The GOP Calculus On Immigration Reform

Numbers from Latino Decisions (pdf) suggest that Republicans could gain Latino votes by moderating on immigration:


Ezra explains the GOP’s thinking:

Two numbers explain why a rational Republican Party needs to do something dramatic on immigration: 27 percent and 2 percent. Twenty-seven percent is the percentage of the Latino vote Mitt Romney received in 2012, according to the exit polls. Two percent is the projected increase in the non-white electorate come 2016.

Chait summarizes the GOP plan as “go left on immigration, right on everything else”:

The key figures leading the way are Paul Ryan, the Republicans’ de facto leader, and Marco Rubio, perhaps its leading presidential candidate. The two have moved generally in tandem, with Rubio leading the way on immigration, but the whole party apparatus has jolted into action. Within days of the election, partisan barometers like Krauthammer and Sean Hannity had announced they had suddenly changed their mind and now favored comprehensive reform. Freed up to cut a deal, Rubio has thrown himself behind a reform plan liberals can happily accept, while he has steadily neutralized every source of conservative discontent. (Hardly a day goes by without some new Republican praising Rubio’s plan.) Crucially, Ryan himself has signaled support for Rubio. The party’s rapid embrace of immigration reform has been a sight to behold, a ruthlessly efficient exercise in partisan calculation.

Frum is skeptical that immigration reform will pay dividends:

The same senior Republican leaders who believed that Mitt Romney was winning the 2012 election now insist that immigration reform will deliver Hispanic votes. They’re just wrong about that.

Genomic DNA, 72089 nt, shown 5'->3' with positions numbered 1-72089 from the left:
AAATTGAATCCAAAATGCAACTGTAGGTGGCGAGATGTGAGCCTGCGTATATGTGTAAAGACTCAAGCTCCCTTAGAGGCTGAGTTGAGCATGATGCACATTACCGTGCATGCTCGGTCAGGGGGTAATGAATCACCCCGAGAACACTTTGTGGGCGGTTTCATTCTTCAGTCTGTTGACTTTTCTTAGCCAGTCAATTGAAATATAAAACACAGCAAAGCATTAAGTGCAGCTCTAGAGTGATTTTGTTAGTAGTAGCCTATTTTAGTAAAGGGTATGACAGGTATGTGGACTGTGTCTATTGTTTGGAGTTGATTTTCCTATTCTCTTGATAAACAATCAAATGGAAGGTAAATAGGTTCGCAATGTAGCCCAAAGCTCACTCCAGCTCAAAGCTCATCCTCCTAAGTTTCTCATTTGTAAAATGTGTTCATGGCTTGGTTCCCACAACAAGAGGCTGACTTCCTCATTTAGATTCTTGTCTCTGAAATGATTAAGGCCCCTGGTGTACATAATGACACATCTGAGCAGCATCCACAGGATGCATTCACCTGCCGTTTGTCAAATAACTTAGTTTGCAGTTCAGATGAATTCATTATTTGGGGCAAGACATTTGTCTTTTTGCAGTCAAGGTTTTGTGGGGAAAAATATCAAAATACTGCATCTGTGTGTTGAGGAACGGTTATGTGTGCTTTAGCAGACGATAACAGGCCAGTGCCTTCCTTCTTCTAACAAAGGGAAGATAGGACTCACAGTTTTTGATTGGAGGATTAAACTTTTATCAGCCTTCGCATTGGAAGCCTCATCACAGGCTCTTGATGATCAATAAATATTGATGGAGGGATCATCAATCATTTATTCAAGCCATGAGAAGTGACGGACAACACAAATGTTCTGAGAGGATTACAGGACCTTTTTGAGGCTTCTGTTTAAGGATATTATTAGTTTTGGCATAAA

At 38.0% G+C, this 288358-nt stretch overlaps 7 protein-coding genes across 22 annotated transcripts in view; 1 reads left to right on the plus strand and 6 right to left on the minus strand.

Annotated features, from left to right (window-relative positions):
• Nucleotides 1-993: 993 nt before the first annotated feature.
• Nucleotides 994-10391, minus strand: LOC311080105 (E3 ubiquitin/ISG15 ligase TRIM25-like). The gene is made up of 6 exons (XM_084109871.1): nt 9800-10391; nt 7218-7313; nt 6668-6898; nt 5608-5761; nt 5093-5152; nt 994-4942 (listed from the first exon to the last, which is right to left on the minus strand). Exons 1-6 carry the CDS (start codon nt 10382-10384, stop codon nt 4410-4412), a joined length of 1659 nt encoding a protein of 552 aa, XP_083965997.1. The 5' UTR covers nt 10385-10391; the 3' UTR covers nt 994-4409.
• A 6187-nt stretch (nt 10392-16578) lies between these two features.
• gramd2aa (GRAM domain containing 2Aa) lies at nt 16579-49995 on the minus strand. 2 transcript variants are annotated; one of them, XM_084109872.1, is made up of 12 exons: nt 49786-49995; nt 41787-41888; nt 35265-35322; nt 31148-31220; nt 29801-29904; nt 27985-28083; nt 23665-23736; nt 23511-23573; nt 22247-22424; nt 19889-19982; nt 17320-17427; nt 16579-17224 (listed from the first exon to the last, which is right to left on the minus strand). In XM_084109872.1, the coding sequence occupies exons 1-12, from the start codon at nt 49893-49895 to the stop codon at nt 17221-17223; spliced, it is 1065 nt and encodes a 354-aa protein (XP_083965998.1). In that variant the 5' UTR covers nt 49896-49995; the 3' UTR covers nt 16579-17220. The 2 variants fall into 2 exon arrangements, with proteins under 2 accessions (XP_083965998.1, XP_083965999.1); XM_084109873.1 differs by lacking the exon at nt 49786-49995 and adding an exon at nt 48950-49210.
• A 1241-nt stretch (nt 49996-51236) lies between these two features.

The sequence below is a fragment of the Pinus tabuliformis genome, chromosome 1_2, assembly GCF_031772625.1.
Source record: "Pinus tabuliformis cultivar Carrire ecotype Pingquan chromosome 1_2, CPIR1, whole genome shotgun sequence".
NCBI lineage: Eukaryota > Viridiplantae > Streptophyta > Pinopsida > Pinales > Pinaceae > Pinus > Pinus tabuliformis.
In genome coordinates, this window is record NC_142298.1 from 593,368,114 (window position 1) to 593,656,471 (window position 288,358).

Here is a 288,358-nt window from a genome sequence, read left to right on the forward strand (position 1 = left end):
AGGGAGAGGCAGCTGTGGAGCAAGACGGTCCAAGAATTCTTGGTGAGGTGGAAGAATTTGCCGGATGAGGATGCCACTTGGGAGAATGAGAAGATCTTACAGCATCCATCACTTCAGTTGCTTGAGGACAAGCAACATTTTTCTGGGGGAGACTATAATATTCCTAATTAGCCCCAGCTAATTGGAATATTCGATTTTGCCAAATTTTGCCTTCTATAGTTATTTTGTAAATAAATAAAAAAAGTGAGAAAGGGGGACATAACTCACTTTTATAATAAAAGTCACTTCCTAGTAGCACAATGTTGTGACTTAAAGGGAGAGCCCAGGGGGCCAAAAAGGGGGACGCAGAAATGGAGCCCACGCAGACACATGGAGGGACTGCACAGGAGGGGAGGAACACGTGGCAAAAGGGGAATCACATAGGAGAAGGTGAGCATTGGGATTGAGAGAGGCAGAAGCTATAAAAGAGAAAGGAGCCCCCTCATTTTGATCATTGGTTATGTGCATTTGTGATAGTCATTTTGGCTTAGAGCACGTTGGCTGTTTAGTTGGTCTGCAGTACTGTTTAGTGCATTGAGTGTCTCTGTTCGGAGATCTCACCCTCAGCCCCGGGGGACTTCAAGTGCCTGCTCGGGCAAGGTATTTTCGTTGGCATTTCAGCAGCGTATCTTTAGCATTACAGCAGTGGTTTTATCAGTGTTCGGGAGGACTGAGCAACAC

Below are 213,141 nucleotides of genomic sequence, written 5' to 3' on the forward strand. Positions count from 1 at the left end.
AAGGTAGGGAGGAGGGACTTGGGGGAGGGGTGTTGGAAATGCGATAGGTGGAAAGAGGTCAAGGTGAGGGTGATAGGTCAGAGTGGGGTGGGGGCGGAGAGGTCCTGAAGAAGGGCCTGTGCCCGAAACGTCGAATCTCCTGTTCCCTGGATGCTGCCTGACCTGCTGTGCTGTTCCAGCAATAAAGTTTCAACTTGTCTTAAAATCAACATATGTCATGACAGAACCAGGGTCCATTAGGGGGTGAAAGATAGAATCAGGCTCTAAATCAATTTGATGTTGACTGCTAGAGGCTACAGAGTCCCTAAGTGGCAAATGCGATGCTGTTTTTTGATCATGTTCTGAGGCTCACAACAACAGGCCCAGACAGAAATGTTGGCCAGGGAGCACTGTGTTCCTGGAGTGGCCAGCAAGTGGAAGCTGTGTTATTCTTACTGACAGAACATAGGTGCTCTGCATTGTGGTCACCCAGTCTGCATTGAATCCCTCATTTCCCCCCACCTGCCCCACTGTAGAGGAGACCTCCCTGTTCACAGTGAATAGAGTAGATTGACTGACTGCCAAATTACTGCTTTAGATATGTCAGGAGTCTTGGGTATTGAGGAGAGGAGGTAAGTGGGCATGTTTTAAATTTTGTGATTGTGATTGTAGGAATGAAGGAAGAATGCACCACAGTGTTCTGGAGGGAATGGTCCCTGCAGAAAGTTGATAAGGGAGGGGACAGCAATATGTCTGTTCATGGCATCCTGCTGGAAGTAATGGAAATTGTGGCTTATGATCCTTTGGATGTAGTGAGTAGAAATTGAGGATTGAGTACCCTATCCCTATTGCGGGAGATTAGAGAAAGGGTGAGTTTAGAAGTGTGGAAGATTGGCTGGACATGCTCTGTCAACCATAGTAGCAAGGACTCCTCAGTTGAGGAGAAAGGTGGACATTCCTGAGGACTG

Republicans face increasing difficulty with the Hispanic vote for pocketbook reasons. As the Hispanic electorate becomes less Cuban, more Mexican and Central American, it becomes less susceptible to GOP cultural themes. The claim that Hispanic voters are “natural Republicans” is based on nothing but wishful thinking, fortified by ignorance.

Bouie’s analysis is more nuanced:

The GOP’s best hope comes from assimilation. If Latinos follow the path blazed by Irish and Italians — and ethnic identity becomes less salient to political affiliation — then Republicans stand a chance at winning a sizable share of their votes. Already, you can see hints of this in Latino public opinion: First generation Hispanics are the most supportive of “big government” (81 percent to 12 percent), but third generation are the least supportive (58 percent to 36 percent). But even then, you have a situation where the bulk of younger Latinos are broadly supportive of government. In other words, no matter how you slice it, Latinos will remain a Democratic constituency. Republican outreach might work on the margins, but there’s no reason to expect anything more than that.